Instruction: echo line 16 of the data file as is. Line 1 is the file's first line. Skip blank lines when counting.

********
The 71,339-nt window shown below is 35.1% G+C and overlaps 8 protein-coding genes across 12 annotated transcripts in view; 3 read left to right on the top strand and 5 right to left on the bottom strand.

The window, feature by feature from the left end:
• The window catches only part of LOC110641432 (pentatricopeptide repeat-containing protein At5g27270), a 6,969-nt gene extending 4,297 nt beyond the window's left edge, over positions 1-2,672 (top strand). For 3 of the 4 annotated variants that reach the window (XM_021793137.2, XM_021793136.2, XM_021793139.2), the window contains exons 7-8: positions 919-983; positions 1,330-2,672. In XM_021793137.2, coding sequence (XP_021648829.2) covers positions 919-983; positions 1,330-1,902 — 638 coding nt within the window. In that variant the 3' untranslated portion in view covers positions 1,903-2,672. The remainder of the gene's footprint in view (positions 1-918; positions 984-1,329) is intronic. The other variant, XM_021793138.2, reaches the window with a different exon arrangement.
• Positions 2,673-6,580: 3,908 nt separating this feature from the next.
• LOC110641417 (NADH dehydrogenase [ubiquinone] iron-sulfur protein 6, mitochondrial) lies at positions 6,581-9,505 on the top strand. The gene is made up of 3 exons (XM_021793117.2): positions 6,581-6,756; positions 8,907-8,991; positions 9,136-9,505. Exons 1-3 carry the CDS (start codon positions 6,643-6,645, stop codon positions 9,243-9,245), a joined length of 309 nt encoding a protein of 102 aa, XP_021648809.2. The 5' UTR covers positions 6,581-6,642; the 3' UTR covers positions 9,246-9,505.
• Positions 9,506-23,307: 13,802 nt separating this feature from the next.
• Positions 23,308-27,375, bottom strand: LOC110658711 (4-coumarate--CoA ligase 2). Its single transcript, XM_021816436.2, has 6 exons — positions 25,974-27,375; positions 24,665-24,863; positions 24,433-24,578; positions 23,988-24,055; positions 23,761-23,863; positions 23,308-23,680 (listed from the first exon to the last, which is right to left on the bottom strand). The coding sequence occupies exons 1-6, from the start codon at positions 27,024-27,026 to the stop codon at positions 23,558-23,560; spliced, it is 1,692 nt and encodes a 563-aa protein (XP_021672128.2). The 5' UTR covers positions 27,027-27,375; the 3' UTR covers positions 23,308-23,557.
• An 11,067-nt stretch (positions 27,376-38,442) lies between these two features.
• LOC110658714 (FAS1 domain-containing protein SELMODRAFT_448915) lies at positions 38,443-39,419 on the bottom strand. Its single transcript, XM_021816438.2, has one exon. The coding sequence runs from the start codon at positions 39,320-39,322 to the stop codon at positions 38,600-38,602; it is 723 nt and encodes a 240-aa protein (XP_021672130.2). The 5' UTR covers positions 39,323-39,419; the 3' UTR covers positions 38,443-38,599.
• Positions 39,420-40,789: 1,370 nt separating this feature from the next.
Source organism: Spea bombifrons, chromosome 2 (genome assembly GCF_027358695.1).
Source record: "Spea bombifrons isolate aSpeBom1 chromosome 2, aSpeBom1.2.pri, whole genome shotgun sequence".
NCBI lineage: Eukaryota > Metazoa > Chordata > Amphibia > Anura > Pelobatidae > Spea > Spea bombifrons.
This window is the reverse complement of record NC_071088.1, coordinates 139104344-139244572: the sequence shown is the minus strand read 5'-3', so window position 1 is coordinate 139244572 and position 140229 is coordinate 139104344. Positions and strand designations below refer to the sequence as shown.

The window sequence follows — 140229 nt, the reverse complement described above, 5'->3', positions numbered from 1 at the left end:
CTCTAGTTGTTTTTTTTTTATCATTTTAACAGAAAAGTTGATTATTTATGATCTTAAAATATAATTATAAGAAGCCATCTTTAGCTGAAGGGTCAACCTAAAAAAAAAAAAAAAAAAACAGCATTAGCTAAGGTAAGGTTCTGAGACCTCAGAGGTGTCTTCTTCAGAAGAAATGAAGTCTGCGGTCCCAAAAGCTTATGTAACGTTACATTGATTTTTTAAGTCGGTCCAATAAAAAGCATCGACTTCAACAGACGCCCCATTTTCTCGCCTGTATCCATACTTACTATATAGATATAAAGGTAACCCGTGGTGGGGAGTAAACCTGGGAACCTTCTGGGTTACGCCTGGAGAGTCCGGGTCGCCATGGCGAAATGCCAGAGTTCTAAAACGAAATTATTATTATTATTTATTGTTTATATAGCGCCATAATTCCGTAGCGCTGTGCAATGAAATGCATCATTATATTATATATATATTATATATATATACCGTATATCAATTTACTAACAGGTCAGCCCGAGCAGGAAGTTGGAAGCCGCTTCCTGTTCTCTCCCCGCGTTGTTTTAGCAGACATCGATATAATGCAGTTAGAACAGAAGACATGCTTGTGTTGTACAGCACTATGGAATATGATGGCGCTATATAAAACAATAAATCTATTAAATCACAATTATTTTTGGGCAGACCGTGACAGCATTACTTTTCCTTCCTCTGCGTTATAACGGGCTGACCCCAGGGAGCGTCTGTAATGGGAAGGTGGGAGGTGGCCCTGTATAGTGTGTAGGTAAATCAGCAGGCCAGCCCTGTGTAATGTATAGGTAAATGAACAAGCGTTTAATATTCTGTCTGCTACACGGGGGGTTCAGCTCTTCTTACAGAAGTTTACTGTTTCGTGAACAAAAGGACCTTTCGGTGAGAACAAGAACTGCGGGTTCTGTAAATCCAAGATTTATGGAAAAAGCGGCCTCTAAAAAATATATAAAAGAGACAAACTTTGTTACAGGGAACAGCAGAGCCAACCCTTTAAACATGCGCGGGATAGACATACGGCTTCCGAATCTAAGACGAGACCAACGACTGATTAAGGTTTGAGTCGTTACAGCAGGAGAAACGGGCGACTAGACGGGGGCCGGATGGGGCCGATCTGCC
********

CTCTAGTTGTTTTTTTTTTATCATTTTAACAGAAAAGTTGATTATTTATGATCTTAAAATATAATTATAAGAAGCCATCTTTAGCTGAAGGGTCAACCTAAAAAAAAAAAAAAAAAAACAGCATTAGCTAAGGTAAGGTTCTGAGACCTCAGAGGTGTCTTCTTCAGAAGAAATGAAGTCTGCGGTCCCAAAAGCTTATGTAACGTTACATTGATTTTTTAAGTCGGTCCAATAAAAAGCATCGACTTCAACAGACGCCCCATTTTCTCGCCTGTATCCATACTTACTATATAGATATAAAGGTAACCCGTGGTGGGGAGTAAACCTGGGAACCTTCTGGGTTACGCCTGGAGAGTCCGGGTCGCCATGGCGAAATGCCAGAGTTCTAAAACGAAATTATTATTATTATTTATTGTTTATATAGCGCCATAATTCCGTAGCGCTGTGCAATGAAATGCATCATTATATTATATATATATTATATATATATACCGTATATCAATTTACTAACAGGTCAGCCCGAGCAGGAAGTTGGAAGCCGCTTCCTGTTCTCTCCCCGCGTTGTTTTAGCAGACATCGATATAATGCAGTTAGAACAGAAGACATGCTTGTGTTGTACAGCACTATGGAATATGATGGCGCTATATAAAACAATAAATCTATTAAATCACAATTATTTTTGGGCAGACCGTGACAGCATTACTTTTCCTTCCTCTGCGTTATAACGGGCTGACCCCAGGGAGCGTCTGTAATGGGAAGGTGGGAGGTGGCCCTGTATAGTGTGTAGGTAAATCAGCAGGCCAGCCCTGTGTAATGTATAGGTAAATGAACAAGCGTTTAATATTCTGTCTGCTACACGGGGGGTTCAGCTCTTCTTACAGAAGTTTACTGTTTCGTGAACAAAAGGACCTTTCGGTGAGAACAAGAACTGCGGGTTCTGTAAATCCAAGATTTATGGAAAAAGCGGCCTCTAAAAAATATATAAAAGAGACAAACTTTGTTACAGGGAACAGCAGAGCCAACCCTTTAAACATGCGCGGGATAGACATACGGCTTCCGAATCTAAGACGAGACCAACGACTGATTAAGGTTTGAGTCGTTACAGCAGGAGAAACGGGCGACTAGACGGGGGCCGGATGGGGCCGATCTGCC